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S108 Effect of baseline FVC on decline in lung function with nintedanib in patients with IPF: results from the INPULSIS® trials
  1. M Kolb1,
  2. T Kimura2,
  3. S Stowasser2,
  4. C Hallmann2,
  5. L Richeldi3
  1. 1McMaster University, Hamilton, Canada
  2. 2Boehringer Ingelheim Pharma GmbH & Co. KG, Ingelheim Am Rhein, Germany
  3. 3National Institute for Health Research Southampton Respiratory Biomedical Research Unit and Clinical and Experimental Sciences, University of Southampton, Southampton, UK

Abstract

Introduction The two replicate, randomised, placebo-controlled, 52-week Phase III INPULSIS® trials assessed the efficacy and safety of nintedanib 150 mg twice daily (bid) in patients with idiopathic pulmonary fibrosis (IPF). Patients with forced vital capacity (FVC) ≥50% predicted were included. The primary endpoint, the annual rate of decline in FVC, was significantly reduced in the nintedanib group compared with placebo in both trials, consistent with a slowing of disease progression. Key secondary endpoints were time to first acute exacerbation and change from baseline in St. George’s Respiratory Questionnaire total score, both over 52 weeks. In a pre-specified subgroup analysis of patients with baseline FVC ≤70% versus >70% predicted, the treatment effect of nintedanib on decline in FVC was consistent in both subgroups.

Methods A post-hoc subgroup analysis of patients with baseline FVC >90% versus ≤90% predicted was undertaken using pooled data from the INPULSIS® trials to investigate whether patients with marginally impaired FVC receive the same benefit from nintedanib.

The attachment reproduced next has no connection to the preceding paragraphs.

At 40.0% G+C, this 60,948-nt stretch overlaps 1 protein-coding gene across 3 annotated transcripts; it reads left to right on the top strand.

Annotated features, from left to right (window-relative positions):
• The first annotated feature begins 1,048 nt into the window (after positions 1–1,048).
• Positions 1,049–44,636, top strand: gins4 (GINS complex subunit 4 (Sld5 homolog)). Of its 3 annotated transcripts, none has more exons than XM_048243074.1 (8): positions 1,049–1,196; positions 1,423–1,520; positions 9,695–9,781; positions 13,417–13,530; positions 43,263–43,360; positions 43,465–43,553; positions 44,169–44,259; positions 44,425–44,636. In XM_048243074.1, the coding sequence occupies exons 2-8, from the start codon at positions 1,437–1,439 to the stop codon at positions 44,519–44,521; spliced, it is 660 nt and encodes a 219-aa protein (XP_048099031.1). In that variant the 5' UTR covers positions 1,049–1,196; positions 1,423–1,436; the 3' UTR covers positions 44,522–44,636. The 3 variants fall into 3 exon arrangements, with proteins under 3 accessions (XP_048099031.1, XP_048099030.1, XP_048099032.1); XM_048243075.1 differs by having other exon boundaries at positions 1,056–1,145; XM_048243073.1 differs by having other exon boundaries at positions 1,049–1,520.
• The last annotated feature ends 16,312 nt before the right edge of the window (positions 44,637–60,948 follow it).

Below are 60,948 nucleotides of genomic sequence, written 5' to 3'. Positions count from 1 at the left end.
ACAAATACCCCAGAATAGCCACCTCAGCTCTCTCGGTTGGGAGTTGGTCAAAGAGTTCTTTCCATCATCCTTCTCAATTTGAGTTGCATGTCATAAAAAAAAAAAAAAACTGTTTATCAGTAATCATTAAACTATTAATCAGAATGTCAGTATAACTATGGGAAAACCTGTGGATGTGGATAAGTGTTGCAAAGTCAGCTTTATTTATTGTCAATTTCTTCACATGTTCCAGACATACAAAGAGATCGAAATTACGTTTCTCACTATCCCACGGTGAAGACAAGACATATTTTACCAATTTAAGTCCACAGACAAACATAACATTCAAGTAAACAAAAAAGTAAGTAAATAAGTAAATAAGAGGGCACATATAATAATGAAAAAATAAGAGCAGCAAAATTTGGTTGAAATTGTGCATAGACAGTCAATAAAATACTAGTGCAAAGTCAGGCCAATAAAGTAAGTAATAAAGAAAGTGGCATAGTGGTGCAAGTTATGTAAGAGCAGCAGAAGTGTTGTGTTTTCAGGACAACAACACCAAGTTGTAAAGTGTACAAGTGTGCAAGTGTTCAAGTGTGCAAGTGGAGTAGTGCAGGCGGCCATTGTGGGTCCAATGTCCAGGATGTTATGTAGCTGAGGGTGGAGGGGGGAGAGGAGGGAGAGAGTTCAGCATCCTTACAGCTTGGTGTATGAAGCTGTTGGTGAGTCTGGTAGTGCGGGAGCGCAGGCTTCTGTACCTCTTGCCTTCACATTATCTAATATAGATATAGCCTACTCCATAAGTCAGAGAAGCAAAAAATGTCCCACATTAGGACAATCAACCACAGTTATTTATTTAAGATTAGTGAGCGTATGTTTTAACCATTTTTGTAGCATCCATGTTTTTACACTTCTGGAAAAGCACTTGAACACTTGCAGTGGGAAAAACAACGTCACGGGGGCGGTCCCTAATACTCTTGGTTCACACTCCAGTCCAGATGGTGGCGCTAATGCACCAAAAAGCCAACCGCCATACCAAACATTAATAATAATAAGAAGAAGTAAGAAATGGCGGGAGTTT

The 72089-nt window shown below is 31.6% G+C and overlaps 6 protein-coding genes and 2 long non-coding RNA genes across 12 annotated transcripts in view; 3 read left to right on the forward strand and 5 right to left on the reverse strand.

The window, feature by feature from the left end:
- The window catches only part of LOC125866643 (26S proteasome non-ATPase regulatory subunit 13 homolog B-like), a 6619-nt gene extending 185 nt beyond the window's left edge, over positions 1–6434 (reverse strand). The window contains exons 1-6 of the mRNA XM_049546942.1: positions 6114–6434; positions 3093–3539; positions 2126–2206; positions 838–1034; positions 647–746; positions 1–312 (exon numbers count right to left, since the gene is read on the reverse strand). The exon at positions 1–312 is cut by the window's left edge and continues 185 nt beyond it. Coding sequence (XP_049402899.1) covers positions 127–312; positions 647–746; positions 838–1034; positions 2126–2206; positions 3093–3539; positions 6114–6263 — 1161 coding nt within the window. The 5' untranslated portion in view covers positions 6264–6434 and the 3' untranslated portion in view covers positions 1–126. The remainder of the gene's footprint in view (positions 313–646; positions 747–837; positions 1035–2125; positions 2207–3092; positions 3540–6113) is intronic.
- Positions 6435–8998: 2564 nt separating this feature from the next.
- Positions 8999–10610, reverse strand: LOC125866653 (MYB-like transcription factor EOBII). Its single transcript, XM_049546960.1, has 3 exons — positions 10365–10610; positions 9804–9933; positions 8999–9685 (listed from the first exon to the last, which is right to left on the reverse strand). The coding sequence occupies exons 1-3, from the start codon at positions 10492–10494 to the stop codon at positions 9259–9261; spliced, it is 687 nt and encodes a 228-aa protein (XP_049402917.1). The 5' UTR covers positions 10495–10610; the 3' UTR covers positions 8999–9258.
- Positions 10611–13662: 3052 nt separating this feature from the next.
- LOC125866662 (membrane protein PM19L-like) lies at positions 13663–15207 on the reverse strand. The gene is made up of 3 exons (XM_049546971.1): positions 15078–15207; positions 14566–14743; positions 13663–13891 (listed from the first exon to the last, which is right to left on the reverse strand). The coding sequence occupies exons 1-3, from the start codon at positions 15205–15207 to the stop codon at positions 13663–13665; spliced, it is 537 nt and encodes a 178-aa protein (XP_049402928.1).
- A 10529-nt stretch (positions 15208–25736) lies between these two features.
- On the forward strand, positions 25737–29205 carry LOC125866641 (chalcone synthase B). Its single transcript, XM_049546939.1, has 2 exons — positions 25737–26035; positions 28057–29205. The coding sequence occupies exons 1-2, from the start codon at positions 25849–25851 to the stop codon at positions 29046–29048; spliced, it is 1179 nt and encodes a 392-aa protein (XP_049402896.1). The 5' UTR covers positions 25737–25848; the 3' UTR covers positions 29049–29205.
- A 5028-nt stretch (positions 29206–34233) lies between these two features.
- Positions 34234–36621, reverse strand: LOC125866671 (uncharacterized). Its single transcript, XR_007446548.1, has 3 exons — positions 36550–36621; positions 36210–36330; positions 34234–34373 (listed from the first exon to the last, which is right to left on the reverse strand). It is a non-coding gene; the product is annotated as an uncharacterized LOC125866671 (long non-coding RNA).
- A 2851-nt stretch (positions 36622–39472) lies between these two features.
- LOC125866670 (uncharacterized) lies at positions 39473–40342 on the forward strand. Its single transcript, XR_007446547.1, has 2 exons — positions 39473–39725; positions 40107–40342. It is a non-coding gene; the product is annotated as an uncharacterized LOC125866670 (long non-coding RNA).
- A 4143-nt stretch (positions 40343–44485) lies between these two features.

Results 274 patients (nintedanib 166, placebo 108) had baseline FVC >90% predicted and 787 patients (nintedanib 472, placebo 315) had baseline FVC ≤90% predicted. There was no significant treatment-by-subgroup interaction for the primary endpoint (p = 0.5300); in patients with baseline FVC >90% predicted, the adjusted annual rate of decline in FVC was -91.5 mL/year with nintedanib and -224.6 mL/year with placebo (difference: 133.1 mL/year [95% CI: 68.0, 198.2]) while in patients with baseline FVC ≤90% predicted, it was -121.5 mL/year with nintedanib and -223.6 mL/year with placebo (difference: 102.1 mL/year [95% CI: 61.9, 142.3]). Consistent results were observed for changes from baseline in FVC over time (Figure 1). No significant treatment-by-subgroup interaction was observed for the key secondary endpoints. The frequency of adverse events and serious adverse events was comparable between the treatment arms of each subgroup.

Conclusion In a subgroup analysis of pooled data from the INPULSIS® trials, nintedanib 150 mg bid slowed the decline in lung function in patients with IPF independent of degree of lung function impairment at baseline, suggesting that patients with marginally impaired FVC also benefit from treatment with nintedanib.

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